Don’t feed the birds?

Fisheries discards have become a surprisingly hot topic of late. Thanks to campaigns such as Hugh’s fish fight it is now relatively commonly known that around 8% of all captured fish are thrown overboard again, where they mostly then die. This amounts to perhaps 7 million tonnes of fish worldwide per year, a massive and unsustainable amount. It was recently agreed that discarding edible fish stocks will be banned from January 2014, with discarding ‘white fish’ banned from January 2016. Sadly progress in politics takes time.

Perhaps less known is that fisheries discards have actually become a regularly used food source for seabirds. As fisheries have become more intensive the amount of food available to seabirds has increased, reducing their numbers worldwide. This has been a double edged-sword however, as fishing boats subsequently provide a source of food via the discarding of bycatch, which is comparatively easily found due to the conspicuousness of a boat compared to small (underwater) fish.

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Fisheries discards may have helped to limit the decline of seabird numbers, perhaps even artificially elevating that of some scavenging species, like gulls and skuas, which may actually have higher populations as a consequence of discards than would have been the case in the absence of fishing.

So what are the likely consequences for seabirds of banning the practise of discards? This is the subject of a new paper, in Journal of Applied Ecology, focusing particularly on seabirds that spend at least part of their lives in the waters of the EU.

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For birds that feed entirely on fish, but do not specialise on particular fish species (for example gannets and some shearwaters) the impact will be unclear. The birds may be able to simply change their foraging strategy to catch live fish again; the issue is whether there will be sufficient fish left to sustain the current seabird populations. It seems reasonable to expect that they will suffer some sort of decline, as they simply will simply suffer a reduction in the availability of food.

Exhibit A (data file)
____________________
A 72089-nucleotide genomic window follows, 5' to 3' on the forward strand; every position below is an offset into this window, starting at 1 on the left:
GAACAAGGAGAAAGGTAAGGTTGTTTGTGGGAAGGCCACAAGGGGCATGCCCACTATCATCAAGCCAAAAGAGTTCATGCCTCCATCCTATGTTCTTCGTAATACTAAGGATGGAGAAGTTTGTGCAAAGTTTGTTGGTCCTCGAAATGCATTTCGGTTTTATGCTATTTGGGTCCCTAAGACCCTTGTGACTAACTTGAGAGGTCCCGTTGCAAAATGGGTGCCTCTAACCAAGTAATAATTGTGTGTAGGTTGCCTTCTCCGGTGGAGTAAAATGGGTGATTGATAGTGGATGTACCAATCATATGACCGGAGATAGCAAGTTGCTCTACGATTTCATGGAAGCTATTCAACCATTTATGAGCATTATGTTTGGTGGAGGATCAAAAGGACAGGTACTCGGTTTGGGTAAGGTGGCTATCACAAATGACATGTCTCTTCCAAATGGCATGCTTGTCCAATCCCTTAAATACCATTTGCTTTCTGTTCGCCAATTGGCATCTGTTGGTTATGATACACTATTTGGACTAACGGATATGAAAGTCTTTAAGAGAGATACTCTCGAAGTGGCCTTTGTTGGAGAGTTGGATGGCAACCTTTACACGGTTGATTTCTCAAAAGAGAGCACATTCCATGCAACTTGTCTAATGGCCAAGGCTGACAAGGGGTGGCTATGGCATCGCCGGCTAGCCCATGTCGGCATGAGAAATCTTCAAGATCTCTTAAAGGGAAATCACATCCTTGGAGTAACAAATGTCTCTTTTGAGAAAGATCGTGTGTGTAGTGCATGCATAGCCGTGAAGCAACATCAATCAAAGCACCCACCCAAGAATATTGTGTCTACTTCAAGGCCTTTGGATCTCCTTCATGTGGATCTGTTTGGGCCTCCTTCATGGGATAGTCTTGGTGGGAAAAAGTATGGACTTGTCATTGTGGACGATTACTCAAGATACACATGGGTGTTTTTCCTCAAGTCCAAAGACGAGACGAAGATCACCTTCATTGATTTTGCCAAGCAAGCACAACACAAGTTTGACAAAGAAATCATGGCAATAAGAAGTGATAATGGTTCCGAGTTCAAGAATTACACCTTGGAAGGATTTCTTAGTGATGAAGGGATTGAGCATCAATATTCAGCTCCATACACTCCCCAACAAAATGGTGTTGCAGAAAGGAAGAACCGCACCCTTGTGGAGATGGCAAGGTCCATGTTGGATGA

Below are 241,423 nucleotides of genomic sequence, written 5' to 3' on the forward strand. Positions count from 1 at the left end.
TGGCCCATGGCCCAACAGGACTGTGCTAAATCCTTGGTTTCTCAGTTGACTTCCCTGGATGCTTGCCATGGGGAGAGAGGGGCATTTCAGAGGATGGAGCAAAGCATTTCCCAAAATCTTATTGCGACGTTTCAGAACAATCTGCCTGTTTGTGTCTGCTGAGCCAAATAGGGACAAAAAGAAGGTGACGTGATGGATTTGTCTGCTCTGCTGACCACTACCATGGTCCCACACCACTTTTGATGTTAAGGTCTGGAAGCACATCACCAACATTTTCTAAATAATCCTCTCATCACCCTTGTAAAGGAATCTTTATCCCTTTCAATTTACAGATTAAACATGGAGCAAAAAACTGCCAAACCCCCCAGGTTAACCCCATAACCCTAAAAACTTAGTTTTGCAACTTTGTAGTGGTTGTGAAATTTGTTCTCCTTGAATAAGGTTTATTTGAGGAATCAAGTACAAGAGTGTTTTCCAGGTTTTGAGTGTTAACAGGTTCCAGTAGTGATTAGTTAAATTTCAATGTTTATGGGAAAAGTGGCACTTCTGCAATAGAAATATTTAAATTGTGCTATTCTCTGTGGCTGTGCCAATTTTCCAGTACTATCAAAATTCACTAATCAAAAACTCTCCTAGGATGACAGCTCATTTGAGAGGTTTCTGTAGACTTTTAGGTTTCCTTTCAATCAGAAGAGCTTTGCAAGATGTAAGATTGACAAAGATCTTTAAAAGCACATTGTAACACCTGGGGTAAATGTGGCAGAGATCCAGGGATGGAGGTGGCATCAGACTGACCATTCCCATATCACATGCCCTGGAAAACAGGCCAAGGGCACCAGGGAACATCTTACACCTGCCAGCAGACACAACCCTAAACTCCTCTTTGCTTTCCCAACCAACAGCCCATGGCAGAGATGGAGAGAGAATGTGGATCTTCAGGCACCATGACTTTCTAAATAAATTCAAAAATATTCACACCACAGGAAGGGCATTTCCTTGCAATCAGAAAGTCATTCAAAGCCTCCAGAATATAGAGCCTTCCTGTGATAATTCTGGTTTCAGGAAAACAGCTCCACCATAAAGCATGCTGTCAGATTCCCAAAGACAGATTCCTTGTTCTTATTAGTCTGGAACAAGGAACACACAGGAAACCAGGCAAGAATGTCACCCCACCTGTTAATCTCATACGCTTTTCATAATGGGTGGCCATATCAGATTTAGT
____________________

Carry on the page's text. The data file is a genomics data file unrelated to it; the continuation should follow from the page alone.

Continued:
Perhaps more complex are the generalist seabirds who do not simply rely on discards, or even rely purely on going to sea to obtain food; the generalists and scavengers. A bird of particular interest is the skua-as well as feeding on discarded fish, they also steal food from other birds, and even eat smaller birds. In fact, skuas have been found to consume over 47,000 seabirds around the isle of St Kilda (Scotland) alone. One worry is that as fishing becomes more difficult, skuas will start predating on small seabirds more. These smaller birds will already likely be suffering because of a reduction in their food supply, if this is coupled with an increase in predation their numbers could be hard-hit, as they are damaged from both sides.

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Perhaps the only saving grace for seabirds is that when boats stop throwing dead and dying fish overboard, it is likely that birds will stop seeing them as a source of food, and so will be less likely to associate with them, reducing the numbers drowning in nets. It is currently too early to speculate if the reduction in premature death by drowning will mitigate the loss of food, however.

Please note though, dear reader, this is not a blog defending discards. Throwing away such a high proportion of captured fish, simply for them to die anyways is illogical and damned unsustainable. Global fish stocks are declining on the whole, and we need to learn to better use what we catch. Over 1 billion people currently rely on fish as their main source of protein, so this is a resource that we must manage with care.

This is however a regular theme in ecology-changes in humanity’s policies affect the natural world in numerous ways, many of which are difficult to foresee. There is very little that we do that is without consequence: whether the initial large-scale reduction in fish stocks, or our tweaking of our actions subsequently. It is the place of ecologists to attempt to study these impacts, so that we may better predict the impacts of our actions in the future. It is hoped that other fisheries will enact anti-discards policy in the future, hopefully studies predicting the consequences, and later measuring them, will help any future conservation efforts, and maybe help humanity manage the world that little bit better.

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Photos, in order, by Shaylamaedavid.ian.robertsDirk Roorda and Pétur Gauti

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About hammerheadbat

A conservation biology PhD, I spend my days studying tropical deforestation, bats, and wider ecological questions.

Posted on April 2, 2013, in Uncategorized and tagged , , , , , , . Bookmark the permalink. 3 Comments.

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